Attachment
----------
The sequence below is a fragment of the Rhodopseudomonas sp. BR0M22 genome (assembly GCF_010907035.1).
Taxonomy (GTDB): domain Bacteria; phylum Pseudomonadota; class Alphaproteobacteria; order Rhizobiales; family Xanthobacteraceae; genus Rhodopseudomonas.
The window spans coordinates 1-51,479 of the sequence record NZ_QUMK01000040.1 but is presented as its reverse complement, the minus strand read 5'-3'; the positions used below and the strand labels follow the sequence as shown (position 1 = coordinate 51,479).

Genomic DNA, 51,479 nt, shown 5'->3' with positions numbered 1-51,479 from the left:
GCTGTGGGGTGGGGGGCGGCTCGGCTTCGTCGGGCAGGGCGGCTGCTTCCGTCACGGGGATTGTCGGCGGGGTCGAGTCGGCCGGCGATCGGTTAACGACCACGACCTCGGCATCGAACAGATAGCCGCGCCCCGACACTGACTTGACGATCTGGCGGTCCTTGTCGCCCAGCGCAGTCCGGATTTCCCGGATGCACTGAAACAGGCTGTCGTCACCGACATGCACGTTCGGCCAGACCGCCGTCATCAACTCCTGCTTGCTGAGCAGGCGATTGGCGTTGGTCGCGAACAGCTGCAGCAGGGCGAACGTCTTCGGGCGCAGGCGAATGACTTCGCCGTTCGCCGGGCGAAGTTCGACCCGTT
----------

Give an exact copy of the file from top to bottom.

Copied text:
The sequence below is a fragment of the Rhodopseudomonas sp. BR0M22 genome (assembly GCF_010907035.1).
Taxonomy (GTDB): domain Bacteria; phylum Pseudomonadota; class Alphaproteobacteria; order Rhizobiales; family Xanthobacteraceae; genus Rhodopseudomonas.
The window spans coordinates 1-51,479 of the sequence record NZ_QUMK01000040.1 but is presented as its reverse complement, the minus strand read 5'-3'; the positions used below and the strand labels follow the sequence as shown (position 1 = coordinate 51,479).

Genomic DNA, 51,479 nt, shown 5'->3' with positions numbered 1-51,479 from the left:
GCTGTGGGGTGGGGGGCGGCTCGGCTTCGTCGGGCAGGGCGGCTGCTTCCGTCACGGGGATTGTCGGCGGGGTCGAGTCGGCCGGCGATCGGTTAACGACCACGACCTCGGCATCGAACAGATAGCCGCGCCCCGACACTGACTTGACGATCTGGCGGTCCTTGTCGCCCAGCGCAGTCCGGATTTCCCGGATGCACTGAAACAGGCTGTCGTCACCGACATGCACGTTCGGCCAGACCGCCGTCATCAACTCCTGCTTGCTGAGCAGGCGATTGGCGTTGGTCGCGAACAGCTGCAGCAGGGCGAACGTCTTCGGGCGCAGGCGAATGACTTCGCCGTTCGCCGGGCGAAGTTCGACCCGTT